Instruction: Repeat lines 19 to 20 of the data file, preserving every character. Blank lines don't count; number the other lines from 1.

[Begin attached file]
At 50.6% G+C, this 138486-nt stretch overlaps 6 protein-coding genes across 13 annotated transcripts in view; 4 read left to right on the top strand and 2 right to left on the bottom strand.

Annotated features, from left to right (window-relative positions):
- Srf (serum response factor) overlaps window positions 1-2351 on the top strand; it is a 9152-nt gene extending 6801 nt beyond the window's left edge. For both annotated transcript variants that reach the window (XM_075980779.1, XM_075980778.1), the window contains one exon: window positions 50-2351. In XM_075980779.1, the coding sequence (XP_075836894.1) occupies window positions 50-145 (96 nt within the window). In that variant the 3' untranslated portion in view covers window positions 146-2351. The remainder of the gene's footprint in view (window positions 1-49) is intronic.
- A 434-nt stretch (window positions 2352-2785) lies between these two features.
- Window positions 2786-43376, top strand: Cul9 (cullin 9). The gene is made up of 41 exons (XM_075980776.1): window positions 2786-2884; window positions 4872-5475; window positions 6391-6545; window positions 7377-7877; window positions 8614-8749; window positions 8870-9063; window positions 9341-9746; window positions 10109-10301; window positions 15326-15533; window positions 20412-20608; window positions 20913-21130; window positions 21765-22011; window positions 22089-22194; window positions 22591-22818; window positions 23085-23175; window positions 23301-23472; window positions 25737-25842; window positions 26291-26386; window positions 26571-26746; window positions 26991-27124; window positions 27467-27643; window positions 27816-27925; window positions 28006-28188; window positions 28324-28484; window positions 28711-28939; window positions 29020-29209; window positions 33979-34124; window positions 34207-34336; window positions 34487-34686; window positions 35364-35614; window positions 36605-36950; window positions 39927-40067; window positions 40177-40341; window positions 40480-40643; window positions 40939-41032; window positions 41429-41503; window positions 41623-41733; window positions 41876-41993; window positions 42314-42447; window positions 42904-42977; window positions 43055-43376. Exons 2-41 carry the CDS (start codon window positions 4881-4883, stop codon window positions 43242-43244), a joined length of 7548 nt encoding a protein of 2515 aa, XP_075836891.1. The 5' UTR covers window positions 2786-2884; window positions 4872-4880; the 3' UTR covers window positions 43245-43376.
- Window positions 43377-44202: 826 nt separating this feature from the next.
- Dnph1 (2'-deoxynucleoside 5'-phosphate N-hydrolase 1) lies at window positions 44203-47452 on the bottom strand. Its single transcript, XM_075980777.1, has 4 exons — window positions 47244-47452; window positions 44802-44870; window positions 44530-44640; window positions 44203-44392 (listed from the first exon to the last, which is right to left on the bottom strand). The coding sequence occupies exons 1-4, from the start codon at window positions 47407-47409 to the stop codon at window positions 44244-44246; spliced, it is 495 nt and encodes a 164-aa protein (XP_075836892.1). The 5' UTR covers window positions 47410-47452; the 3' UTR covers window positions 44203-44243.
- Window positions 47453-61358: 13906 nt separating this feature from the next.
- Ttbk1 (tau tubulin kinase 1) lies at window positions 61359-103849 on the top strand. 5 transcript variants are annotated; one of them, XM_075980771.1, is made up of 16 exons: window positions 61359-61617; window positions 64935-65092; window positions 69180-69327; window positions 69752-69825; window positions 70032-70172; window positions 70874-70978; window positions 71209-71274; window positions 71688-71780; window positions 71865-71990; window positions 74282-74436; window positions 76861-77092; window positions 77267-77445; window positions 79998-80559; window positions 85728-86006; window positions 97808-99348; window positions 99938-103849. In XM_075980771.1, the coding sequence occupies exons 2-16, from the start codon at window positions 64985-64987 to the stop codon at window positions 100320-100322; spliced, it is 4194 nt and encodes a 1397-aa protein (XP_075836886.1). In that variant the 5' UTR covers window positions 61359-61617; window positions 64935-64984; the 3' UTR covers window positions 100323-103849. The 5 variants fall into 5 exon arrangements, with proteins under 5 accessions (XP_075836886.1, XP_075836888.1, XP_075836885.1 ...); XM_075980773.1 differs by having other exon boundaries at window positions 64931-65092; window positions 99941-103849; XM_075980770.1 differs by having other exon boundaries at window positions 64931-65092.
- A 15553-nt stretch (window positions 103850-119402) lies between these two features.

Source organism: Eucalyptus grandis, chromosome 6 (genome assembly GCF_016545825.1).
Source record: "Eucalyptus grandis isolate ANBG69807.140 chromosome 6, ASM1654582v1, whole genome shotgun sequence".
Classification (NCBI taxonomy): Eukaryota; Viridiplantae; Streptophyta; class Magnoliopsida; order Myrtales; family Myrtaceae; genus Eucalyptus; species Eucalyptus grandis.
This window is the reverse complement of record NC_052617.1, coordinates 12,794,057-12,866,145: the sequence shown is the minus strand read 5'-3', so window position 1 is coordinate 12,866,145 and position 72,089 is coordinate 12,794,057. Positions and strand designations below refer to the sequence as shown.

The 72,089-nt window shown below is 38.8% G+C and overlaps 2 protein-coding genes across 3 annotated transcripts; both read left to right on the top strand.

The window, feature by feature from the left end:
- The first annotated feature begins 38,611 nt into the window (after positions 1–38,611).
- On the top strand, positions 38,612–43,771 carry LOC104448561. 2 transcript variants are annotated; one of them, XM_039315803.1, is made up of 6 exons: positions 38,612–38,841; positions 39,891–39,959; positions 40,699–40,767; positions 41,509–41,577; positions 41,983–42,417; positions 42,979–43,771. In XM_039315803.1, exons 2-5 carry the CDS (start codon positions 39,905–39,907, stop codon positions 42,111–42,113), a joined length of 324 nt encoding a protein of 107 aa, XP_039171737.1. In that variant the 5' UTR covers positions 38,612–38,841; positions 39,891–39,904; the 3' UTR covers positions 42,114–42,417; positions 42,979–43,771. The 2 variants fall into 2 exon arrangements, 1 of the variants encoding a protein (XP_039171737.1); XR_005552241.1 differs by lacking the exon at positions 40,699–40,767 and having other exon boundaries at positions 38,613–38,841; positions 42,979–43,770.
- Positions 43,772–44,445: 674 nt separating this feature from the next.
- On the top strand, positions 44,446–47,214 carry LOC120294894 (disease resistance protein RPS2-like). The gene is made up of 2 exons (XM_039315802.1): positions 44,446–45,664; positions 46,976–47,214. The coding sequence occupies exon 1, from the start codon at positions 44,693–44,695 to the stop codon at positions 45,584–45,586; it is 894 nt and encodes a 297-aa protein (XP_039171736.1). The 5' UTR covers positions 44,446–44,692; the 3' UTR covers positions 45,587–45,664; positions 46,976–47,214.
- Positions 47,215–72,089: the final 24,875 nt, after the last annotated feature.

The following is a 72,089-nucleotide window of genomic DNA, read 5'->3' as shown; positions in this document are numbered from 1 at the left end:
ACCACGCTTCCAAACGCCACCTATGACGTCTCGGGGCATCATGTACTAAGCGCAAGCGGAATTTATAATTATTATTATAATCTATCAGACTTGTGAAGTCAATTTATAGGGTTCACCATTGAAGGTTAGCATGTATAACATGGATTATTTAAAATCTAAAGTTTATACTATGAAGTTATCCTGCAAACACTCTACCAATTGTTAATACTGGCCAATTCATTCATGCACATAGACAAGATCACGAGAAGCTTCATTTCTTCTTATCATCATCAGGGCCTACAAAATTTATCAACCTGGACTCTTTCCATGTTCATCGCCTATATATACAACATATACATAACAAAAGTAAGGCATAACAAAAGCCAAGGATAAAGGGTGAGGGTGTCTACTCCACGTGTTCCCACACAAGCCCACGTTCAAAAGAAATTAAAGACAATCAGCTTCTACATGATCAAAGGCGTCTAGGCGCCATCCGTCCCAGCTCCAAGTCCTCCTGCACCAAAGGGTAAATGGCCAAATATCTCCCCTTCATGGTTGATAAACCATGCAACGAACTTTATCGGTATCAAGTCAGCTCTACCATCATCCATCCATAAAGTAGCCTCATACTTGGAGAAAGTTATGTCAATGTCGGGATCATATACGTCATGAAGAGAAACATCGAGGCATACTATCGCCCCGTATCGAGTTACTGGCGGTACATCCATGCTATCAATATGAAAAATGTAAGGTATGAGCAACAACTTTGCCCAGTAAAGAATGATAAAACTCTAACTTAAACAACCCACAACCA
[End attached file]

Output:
- Positions 43,772–44,445: 674 nt separating this feature from the next.
- On the top strand, positions 44,446–47,214 carry LOC120294894 (disease resistance protein RPS2-like). The gene is made up of 2 exons (XM_039315802.1): positions 44,446–45,664; positions 46,976–47,214. The coding sequence occupies exon 1, from the start codon at positions 44,693–44,695 to the stop codon at positions 45,584–45,586; it is 894 nt and encodes a 297-aa protein (XP_039171736.1). The 5' UTR covers positions 44,446–44,692; the 3' UTR covers positions 45,587–45,664; positions 46,976–47,214.